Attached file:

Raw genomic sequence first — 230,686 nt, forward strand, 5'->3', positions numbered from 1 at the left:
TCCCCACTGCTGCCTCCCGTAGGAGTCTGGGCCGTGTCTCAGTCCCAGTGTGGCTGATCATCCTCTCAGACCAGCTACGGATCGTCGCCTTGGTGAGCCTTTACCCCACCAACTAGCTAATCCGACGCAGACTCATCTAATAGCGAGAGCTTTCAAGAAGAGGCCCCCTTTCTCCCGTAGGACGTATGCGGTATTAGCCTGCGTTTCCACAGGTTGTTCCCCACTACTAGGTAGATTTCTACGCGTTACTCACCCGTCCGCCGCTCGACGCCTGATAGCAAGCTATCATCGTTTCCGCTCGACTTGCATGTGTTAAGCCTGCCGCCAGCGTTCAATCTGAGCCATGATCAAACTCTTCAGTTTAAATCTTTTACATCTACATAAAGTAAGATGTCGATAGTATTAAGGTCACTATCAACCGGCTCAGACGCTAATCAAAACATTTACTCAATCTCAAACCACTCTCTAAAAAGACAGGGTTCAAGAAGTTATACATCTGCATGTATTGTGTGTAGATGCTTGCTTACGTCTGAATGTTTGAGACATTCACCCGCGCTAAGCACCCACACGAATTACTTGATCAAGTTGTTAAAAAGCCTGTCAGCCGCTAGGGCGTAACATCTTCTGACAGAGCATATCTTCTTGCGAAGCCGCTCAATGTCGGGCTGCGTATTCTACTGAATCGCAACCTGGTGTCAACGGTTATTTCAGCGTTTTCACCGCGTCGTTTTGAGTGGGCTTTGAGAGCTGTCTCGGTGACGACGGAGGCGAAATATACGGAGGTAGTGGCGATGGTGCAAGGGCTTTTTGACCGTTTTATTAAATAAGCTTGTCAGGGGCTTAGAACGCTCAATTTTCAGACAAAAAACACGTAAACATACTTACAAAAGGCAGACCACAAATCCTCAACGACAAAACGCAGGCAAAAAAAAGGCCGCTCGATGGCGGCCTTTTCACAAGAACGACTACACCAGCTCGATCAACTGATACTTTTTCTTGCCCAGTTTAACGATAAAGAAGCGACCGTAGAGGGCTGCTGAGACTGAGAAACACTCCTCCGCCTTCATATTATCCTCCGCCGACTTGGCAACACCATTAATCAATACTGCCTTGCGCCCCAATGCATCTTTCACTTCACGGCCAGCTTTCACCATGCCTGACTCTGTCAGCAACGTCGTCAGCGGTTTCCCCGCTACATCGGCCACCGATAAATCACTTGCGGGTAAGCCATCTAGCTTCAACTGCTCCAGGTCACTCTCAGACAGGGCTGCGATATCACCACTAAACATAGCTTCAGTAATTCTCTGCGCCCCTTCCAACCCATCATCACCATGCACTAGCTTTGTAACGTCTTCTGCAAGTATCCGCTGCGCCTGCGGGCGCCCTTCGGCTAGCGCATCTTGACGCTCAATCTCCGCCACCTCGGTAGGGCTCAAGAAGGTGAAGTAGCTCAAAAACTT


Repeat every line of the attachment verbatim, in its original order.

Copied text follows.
Raw genomic sequence first — 230,686 nt, forward strand, 5'->3', positions numbered from 1 at the left:
TCCCCACTGCTGCCTCCCGTAGGAGTCTGGGCCGTGTCTCAGTCCCAGTGTGGCTGATCATCCTCTCAGACCAGCTACGGATCGTCGCCTTGGTGAGCCTTTACCCCACCAACTAGCTAATCCGACGCAGACTCATCTAATAGCGAGAGCTTTCAAGAAGAGGCCCCCTTTCTCCCGTAGGACGTATGCGGTATTAGCCTGCGTTTCCACAGGTTGTTCCCCACTACTAGGTAGATTTCTACGCGTTACTCACCCGTCCGCCGCTCGACGCCTGATAGCAAGCTATCATCGTTTCCGCTCGACTTGCATGTGTTAAGCCTGCCGCCAGCGTTCAATCTGAGCCATGATCAAACTCTTCAGTTTAAATCTTTTACATCTACATAAAGTAAGATGTCGATAGTATTAAGGTCACTATCAACCGGCTCAGACGCTAATCAAAACATTTACTCAATCTCAAACCACTCTCTAAAAAGACAGGGTTCAAGAAGTTATACATCTGCATGTATTGTGTGTAGATGCTTGCTTACGTCTGAATGTTTGAGACATTCACCCGCGCTAAGCACCCACACGAATTACTTGATCAAGTTGTTAAAAAGCCTGTCAGCCGCTAGGGCGTAACATCTTCTGACAGAGCATATCTTCTTGCGAAGCCGCTCAATGTCGGGCTGCGTATTCTACTGAATCGCAACCTGGTGTCAACGGTTATTTCAGCGTTTTCACCGCGTCGTTTTGAGTGGGCTTTGAGAGCTGTCTCGGTGACGACGGAGGCGAAATATACGGAGGTAGTGGCGATGGTGCAAGGGCTTTTTGACCGTTTTATTAAATAAGCTTGTCAGGGGCTTAGAACGCTCAATTTTCAGACAAAAAACACGTAAACATACTTACAAAAGGCAGACCACAAATCCTCAACGACAAAACGCAGGCAAAAAAAAGGCCGCTCGATGGCGGCCTTTTCACAAGAACGACTACACCAGCTCGATCAACTGATACTTTTTCTTGCCCAGTTTAACGATAAAGAAGCGACCGTAGAGGGCTGCTGAGACTGAGAAACACTCCTCCGCCTTCATATTATCCTCCGCCGACTTGGCAACACCATTAATCAATACTGCCTTGCGCCCCAATGCATCTTTCACTTCACGGCCAGCTTTCACCATGCCTGACTCTGTCAGCAACGTCGTCAGCGGTTTCCCCGCTACATCGGCCACCGATAAATCACTTGCGGGTAAGCCATCTAGCTTCAACTGCTCCAGGTCACTCTCAGACAGGGCTGCGATATCACCACTAAACATAGCTTCAGTAATTCTCTGCGCCCCTTCCAACCCATCATCACCATGCACTAGCTTTGTAACGTCTTCTGCAAGTATCCGCTGCGCCTGCGGGCGCCCTTCGGCTAGCGCATCTTGACGCTCAATCTCCGCCACCTCGGTAGGGCTCAAGAAGGTGAAGTAGCTCAAAAACTT